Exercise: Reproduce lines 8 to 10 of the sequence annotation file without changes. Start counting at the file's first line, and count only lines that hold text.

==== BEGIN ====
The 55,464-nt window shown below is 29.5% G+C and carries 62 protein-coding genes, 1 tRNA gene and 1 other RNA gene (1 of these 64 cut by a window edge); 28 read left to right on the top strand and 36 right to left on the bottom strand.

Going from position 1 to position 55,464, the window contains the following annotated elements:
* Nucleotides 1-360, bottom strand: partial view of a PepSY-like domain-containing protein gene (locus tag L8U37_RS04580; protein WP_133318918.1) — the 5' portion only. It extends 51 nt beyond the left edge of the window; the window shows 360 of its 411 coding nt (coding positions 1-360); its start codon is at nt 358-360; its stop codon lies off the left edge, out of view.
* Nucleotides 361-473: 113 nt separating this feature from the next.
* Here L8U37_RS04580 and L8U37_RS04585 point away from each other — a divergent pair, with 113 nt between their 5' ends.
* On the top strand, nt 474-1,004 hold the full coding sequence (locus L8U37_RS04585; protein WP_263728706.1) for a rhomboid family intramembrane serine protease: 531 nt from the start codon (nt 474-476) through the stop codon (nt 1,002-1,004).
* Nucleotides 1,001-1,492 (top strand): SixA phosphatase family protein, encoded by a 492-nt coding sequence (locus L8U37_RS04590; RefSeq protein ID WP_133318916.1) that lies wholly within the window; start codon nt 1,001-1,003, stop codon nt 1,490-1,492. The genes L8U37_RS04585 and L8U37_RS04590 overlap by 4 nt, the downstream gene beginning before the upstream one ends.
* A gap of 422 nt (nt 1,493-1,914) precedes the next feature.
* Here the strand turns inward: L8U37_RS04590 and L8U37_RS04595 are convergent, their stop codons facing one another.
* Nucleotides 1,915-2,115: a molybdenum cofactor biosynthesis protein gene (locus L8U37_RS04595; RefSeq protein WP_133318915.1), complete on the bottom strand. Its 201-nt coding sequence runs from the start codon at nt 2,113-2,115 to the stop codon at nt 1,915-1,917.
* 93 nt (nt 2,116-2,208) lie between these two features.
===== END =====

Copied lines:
* A gap of 422 nt (nt 1,493-1,914) precedes the next feature.
* Here the strand turns inward: L8U37_RS04590 and L8U37_RS04595 are convergent, their stop codons facing one another.
* Nucleotides 1,915-2,115: a molybdenum cofactor biosynthesis protein gene (locus L8U37_RS04595; RefSeq protein WP_133318915.1), complete on the bottom strand. Its 201-nt coding sequence runs from the start codon at nt 2,113-2,115 to the stop codon at nt 1,915-1,917.